2. Spelling reforms in other alphabetic languages with a mostly literate population. English has been too parochial to observe that these reforms in Spain, Portugal, the Netherlands, and Germany, and not wholesale phonemic reforms. They are also implemented by academies which monitor research and authorise dictionaries, e.g in the last year, the Académie Française, and the Royal Spanish Academy (Tje Real Academia Española de la Lengusand Portugal  La Gran Reforma del 2009 De La Ortografía Portuguesa, all covering many countries across the world, with many dialects). The Research Institute for the Languages of Finland develops its official spelling recommendations.  English similarly needs an International English Spelling Commission,( sponsored possibly by UNESCO, to monitor, collate and implement research

f) Spelling Bees. eg

These uniquely English-language institutions demonstrate that only a few can spell well in English. Words with simple spellings are rendered problematic by the presence of words with difficult spellings.  And ironically spelling bees demonstrate this.

g) The media

The media are continually publishing the faults of present spelling. They could overcome their reluctance to discuss what could be done about it, other than to ridicule.

What can be done to improve English spelling?

This is such an important matter that a Nobel Prize awaits the discoverers of how to meet the different needs, of readers, writers, learners, handicapped learners, ESL, the visual and phonic routes to using spelling, the great amount of our vocabulary nowadays shared by other languages and represented visually, and the need for our heritage of print to remain accessible. It is a major intellectual challenge but shouldn’t be ducked for all that. Most assumptions fall down when challenged – and challenging assumption is the first requirement for any scientific progress. Around 80% needs no change.


Final implementation requires an International English Spelling Commission, but much can be done in the  interim. The Académie Française, for example, introduced 6000 new spellings as alternatives in the premier French dictionary. Changes that are taken up by the people can replace the standard.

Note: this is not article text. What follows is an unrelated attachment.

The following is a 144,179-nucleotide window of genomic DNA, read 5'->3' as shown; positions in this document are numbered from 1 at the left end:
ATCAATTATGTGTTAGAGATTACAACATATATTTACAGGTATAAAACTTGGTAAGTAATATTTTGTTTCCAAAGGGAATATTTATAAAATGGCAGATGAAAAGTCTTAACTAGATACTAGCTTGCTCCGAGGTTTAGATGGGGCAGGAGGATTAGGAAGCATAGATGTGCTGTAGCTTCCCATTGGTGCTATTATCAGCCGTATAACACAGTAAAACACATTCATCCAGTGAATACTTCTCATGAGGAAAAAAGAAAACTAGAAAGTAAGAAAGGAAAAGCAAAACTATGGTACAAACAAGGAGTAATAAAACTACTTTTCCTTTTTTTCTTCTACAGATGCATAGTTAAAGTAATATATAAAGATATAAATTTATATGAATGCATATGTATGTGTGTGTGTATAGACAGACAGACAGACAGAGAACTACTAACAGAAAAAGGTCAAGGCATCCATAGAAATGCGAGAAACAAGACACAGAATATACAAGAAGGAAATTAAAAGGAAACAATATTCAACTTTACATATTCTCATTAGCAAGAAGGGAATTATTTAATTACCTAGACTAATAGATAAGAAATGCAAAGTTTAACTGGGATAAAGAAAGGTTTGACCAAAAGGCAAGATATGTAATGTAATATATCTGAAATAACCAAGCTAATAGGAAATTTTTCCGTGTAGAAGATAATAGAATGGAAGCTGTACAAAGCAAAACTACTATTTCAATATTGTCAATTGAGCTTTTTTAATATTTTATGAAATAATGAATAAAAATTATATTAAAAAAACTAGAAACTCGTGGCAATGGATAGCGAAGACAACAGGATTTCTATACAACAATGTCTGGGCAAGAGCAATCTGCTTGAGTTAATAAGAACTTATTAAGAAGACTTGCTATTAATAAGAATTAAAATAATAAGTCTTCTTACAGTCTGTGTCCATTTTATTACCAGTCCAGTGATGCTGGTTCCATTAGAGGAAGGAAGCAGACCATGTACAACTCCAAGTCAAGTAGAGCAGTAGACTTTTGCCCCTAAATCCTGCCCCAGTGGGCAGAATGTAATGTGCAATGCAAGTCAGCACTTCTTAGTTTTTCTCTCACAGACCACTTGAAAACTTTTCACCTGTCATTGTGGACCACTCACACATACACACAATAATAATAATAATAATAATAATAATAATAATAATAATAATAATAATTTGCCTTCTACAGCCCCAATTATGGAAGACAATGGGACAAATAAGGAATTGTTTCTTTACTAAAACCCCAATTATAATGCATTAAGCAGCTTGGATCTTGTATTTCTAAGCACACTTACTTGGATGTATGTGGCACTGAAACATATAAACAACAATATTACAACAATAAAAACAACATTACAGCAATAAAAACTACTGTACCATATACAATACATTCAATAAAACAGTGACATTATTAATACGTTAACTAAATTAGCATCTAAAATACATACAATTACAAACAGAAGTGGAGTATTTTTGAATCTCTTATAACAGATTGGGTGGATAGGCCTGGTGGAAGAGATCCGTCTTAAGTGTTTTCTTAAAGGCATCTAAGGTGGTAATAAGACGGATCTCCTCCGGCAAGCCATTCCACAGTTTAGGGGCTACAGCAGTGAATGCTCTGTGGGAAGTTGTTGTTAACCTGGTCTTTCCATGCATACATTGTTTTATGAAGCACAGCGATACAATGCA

A few suggestions for discussion

English spelling rules can be reduced to one page, and yet keep the appearance of print basically as it is.  This is done by going counter-intuitive and challenging assumptions.

Our present spelling system could be improved – as other nations have improved their writing systems. We do not need a radical change. We can keep our heritage of print accessible. See how easily the present system could be made accessible by a little change.

The five steps are:

1. An International English Spelling Commission.

An international body is necessary to monitor and assess research, and to implement findings.  Other nations have academies to monitor their language.

2. Meanwhile, cut out surplus letters in words

Surplus letters in words serve no purpose to represent meaning or pronunciation. This is the chief method in txting that is useful for general reading, although txt msges leave out more than most ppl wd find helpful, the acronyms bringing in too much private talk. See,  and  My doctoral thesis, 1991, contains a network of experiments showing the advantage for readers, spellers, learners and EFL of this step, and the little disruption it causes present readers. These are summarized at and can easily be replicated.

3. A hundred words make up half of everyday English text. Only 35 are irregular.

all almost always among come some could should would half know of off one only once other pull push put two as was what want who why, and international word endings -ion/-tion/-sion/zion

Keep them. This is counter-intuitive – generally people imagine the most common tricky words should be the first to go.  However, learners can cope with 35 spellings presented as special 'sight-words' A sing-song which helps to lern them is at: 1.htm

4. Reduce all the rules of spelling to one page. Then make all spellings obey those rules. 1.htm

5. Modify the BBC Text Pronunciation Guide to make a pronunciation guide in dictionaries and for learners' beginning spelling.

This is close to present spelling and takes into account the needs of dyslexics and disadvantaged learners. The modified form does not include the ‘schwa’ of indistinct vowels in casual speech, and it shows irregular stress in words. Spelling is a convention, like a stick man sketch, recognisable by all, and not a photograph of speech, like the International Phonetic Alphabet.

6. Follow the example of the Académie Française in 2009. Allow more variant spellings for words in dictionaries, within the limits of the rules, so that change can be decided by what people use. With Spelling-Rules-on-One-Page variability is accepted in spelling for reading without traps (recognition learning, very close to present spelling) but less for spelling for writing without traps (recall learning). Only seven vowels and four consonants need this variability.

Many of these steps can be taken by individuals and dictionaries.